Saturday, December 8, 2012

Wolf Weekly Wrap-up

Posted: 07 Dec 2012
A wolf in the North Cascades of central Washington.
A wolf in the North Cascades in Washington.
More wolves under fire in Washington – At the end of last year, there were only five confirmed wolf packs in Washington and an estimated total of 27 wolves. That didn’t stop state wildlife managers from killing the entire Wedge Pack in September and may not stop the Colville tribes from hunting wolves either. King 5 News in Seattle reports that the Confederated tribes of the Colville Reservation are ready to approve wolf hunting on 1.4 million acres in north-central Washington in order to save elk and deer for people to hunt. There are 10 known wolves on these tribal lands, and the tribes are planning to issue permits to kill nine of them. (More here from the Spokesman Review) Killing so many wolves is unjustified, and we hope to be able to work with the tribes to come up with alternatives. With such aggressive actions to kill wolves in Washington, it will be even more important that we have federal protections in place under the Endangered Species Act to ensure long-term wolf recovery across the state.

History of Montana conservation success – Despite ongoing concerns over the recovery of wolves and grizzlies, Montana has made tremendous strides in managing wildlife over the last 50 years. The Billings Gazette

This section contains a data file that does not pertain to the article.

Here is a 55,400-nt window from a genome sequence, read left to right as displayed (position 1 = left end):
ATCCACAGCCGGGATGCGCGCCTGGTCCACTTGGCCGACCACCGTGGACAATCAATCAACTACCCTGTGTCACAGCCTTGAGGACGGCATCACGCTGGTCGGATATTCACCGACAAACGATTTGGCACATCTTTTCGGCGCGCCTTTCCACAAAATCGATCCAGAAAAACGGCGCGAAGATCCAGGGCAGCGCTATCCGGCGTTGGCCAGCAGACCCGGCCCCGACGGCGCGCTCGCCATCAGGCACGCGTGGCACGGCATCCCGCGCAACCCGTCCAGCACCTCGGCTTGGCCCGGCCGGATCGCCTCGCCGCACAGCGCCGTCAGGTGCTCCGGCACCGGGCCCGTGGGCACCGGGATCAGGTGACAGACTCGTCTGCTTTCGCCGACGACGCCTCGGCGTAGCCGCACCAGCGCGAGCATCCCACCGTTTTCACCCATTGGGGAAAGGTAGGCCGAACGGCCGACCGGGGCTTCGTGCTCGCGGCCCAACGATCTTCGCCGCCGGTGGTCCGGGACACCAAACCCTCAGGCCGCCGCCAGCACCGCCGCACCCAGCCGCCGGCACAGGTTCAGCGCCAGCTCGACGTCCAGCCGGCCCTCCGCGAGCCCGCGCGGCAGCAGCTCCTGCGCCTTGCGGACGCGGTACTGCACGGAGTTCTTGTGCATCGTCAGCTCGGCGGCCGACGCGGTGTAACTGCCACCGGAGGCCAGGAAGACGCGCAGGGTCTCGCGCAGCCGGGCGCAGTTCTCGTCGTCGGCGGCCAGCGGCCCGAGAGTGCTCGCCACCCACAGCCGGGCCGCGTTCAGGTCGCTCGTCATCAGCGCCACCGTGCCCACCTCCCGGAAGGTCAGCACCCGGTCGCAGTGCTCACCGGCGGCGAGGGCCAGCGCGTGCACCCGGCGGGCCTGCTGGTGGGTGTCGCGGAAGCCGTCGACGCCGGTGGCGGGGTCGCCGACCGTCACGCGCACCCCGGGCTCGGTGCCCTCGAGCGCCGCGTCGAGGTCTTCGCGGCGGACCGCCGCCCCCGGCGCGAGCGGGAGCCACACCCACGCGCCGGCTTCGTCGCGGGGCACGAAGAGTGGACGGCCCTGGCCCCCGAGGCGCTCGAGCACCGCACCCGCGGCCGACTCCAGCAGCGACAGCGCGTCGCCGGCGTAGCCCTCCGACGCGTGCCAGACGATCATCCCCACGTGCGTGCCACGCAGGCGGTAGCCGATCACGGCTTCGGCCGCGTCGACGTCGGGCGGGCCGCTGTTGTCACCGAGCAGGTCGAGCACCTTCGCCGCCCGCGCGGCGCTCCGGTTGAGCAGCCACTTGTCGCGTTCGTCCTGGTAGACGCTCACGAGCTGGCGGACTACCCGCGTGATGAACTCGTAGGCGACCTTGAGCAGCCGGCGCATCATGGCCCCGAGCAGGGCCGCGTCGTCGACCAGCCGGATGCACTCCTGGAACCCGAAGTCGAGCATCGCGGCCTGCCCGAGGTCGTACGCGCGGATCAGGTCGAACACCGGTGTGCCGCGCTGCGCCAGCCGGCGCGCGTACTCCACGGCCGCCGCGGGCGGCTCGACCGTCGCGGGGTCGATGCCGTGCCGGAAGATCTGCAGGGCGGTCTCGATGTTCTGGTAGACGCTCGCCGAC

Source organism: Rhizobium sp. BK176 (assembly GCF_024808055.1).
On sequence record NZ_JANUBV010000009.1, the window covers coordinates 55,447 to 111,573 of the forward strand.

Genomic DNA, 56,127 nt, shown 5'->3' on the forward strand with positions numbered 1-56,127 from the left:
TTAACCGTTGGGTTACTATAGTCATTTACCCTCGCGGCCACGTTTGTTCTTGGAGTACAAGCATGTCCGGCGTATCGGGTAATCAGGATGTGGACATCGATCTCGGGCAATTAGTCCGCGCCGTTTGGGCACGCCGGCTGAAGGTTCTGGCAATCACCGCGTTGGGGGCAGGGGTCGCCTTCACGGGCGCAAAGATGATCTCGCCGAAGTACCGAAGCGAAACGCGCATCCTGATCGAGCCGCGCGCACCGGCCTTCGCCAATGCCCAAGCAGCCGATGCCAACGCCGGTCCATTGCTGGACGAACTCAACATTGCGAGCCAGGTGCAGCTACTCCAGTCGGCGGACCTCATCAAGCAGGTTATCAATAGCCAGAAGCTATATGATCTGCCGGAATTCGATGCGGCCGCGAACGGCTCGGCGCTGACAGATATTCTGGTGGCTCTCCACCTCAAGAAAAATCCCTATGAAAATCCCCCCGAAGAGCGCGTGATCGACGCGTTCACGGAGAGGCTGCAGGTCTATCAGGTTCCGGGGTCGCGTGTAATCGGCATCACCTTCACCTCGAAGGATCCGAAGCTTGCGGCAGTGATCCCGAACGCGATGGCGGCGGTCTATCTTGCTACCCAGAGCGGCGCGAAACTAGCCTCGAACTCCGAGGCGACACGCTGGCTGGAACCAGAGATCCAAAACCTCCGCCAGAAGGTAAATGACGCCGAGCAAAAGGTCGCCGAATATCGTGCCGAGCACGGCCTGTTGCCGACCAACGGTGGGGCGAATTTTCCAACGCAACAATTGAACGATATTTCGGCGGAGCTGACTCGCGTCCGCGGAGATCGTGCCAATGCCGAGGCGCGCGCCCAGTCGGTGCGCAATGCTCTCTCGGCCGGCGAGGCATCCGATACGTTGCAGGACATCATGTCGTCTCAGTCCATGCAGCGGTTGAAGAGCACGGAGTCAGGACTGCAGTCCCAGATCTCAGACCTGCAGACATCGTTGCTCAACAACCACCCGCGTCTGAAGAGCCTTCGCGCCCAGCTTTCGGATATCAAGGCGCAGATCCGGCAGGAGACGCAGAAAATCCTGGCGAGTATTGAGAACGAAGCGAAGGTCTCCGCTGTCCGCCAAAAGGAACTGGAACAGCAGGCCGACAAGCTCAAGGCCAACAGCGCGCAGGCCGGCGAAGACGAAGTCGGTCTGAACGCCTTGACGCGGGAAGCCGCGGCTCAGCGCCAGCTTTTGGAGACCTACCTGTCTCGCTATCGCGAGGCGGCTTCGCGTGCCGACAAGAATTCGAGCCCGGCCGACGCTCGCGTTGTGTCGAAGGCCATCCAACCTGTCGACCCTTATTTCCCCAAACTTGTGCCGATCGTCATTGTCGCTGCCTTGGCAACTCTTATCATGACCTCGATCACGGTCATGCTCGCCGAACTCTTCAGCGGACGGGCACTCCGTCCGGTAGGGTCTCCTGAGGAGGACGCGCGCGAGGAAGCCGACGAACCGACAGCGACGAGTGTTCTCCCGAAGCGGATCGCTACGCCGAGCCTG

reports that populations of gray wolves, grizzly bears, elk, bighorn sheep and bald eagles are all doing much better than they were several decades ago (check out their excellent infographic). Landmark laws like the Endangered Species Act and the Wilderness Act deserve a lot of credit for making conservation a national priority and funneling federal resources into protecting land and wildlife. But the story also recognizes that a grassroots environmental movement that began in the ‘60s helped inspire an entire generation of Americans who fought to defend our natural resources.
Essential, or just iconic? – The debate continued this week over the value of Yellowstone’s wolves. Doug Smith, head of the Yellowstone wolf project, told National Parks Traveler that hunting is unlikely to affect the overall population, biologically speaking. But he reiterated that the loss of collared wolves does hamper research efforts. Further, a beautiful story from Outside Bozeman reminds us that the thrill of getting to see wolves in the wild is reason enough to protect these iconic animals.

Sadly, yet another one of these well-known wolves was killed this week by a hunter 16 miles east of the park. 832F was the alpha female of the Lamar Canyon pack. She was one of the most famous and highly visible wolves in Yellowstone and wore a GPS tracking collar that researchers used to monitor the pack’s behavior. She was also the subject of a short documentary by wildlife filmmaker Bob Landis.